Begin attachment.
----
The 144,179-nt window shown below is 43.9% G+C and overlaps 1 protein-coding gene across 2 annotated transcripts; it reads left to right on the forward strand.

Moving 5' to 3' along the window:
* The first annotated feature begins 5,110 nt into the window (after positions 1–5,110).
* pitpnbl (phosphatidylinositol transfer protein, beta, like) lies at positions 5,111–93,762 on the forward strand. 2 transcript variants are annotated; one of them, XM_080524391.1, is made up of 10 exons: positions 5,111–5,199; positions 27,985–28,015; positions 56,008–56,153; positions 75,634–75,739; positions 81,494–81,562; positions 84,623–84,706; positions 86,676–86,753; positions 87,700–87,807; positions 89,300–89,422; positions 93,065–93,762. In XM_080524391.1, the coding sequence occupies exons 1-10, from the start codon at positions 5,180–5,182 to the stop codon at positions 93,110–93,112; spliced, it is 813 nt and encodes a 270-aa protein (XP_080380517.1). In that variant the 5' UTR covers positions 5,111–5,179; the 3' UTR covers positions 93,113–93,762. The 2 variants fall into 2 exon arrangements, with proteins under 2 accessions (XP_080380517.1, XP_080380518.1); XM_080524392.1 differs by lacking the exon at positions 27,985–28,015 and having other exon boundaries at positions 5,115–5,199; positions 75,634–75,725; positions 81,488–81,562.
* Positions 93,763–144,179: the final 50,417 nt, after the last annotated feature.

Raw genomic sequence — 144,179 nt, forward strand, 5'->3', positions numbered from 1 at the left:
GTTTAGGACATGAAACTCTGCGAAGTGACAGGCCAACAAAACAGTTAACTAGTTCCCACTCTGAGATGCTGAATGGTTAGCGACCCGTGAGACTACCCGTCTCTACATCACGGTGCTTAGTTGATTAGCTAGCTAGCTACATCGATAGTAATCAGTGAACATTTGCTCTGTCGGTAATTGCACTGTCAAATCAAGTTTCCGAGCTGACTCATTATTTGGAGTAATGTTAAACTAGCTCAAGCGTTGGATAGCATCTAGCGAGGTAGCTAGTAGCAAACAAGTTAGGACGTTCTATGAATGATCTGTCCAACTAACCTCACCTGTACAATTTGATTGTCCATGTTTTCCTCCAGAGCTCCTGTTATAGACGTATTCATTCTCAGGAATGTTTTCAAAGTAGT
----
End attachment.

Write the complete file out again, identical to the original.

The 144,179-nt window shown below is 43.9% G+C and overlaps 1 protein-coding gene across 2 annotated transcripts; it reads left to right on the forward strand.

Moving 5' to 3' along the window:
* The first annotated feature begins 5,110 nt into the window (after positions 1–5,110).
* pitpnbl (phosphatidylinositol transfer protein, beta, like) lies at positions 5,111–93,762 on the forward strand. 2 transcript variants are annotated; one of them, XM_080524391.1, is made up of 10 exons: positions 5,111–5,199; positions 27,985–28,015; positions 56,008–56,153; positions 75,634–75,739; positions 81,494–81,562; positions 84,623–84,706; positions 86,676–86,753; positions 87,700–87,807; positions 89,300–89,422; positions 93,065–93,762. In XM_080524391.1, the coding sequence occupies exons 1-10, from the start codon at positions 5,180–5,182 to the stop codon at positions 93,110–93,112; spliced, it is 813 nt and encodes a 270-aa protein (XP_080380517.1). In that variant the 5' UTR covers positions 5,111–5,179; the 3' UTR covers positions 93,113–93,762. The 2 variants fall into 2 exon arrangements, with proteins under 2 accessions (XP_080380517.1, XP_080380518.1); XM_080524392.1 differs by lacking the exon at positions 27,985–28,015 and having other exon boundaries at positions 5,115–5,199; positions 75,634–75,725; positions 81,488–81,562.
* Positions 93,763–144,179: the final 50,417 nt, after the last annotated feature.

Raw genomic sequence — 144,179 nt, forward strand, 5'->3', positions numbered from 1 at the left:
GTTTAGGACATGAAACTCTGCGAAGTGACAGGCCAACAAAACAGTTAACTAGTTCCCACTCTGAGATGCTGAATGGTTAGCGACCCGTGAGACTACCCGTCTCTACATCACGGTGCTTAGTTGATTAGCTAGCTAGCTACATCGATAGTAATCAGTGAACATTTGCTCTGTCGGTAATTGCACTGTCAAATCAAGTTTCCGAGCTGACTCATTATTTGGAGTAATGTTAAACTAGCTCAAGCGTTGGATAGCATCTAGCGAGGTAGCTAGTAGCAAACAAGTTAGGACGTTCTATGAATGATCTGTCCAACTAACCTCACCTGTACAATTTGATTGTCCATGTTTTCCTCCAGAGCTCCTGTTATAGACGTATTCATTCTCAGGAATGTTTTCAAAGTAGT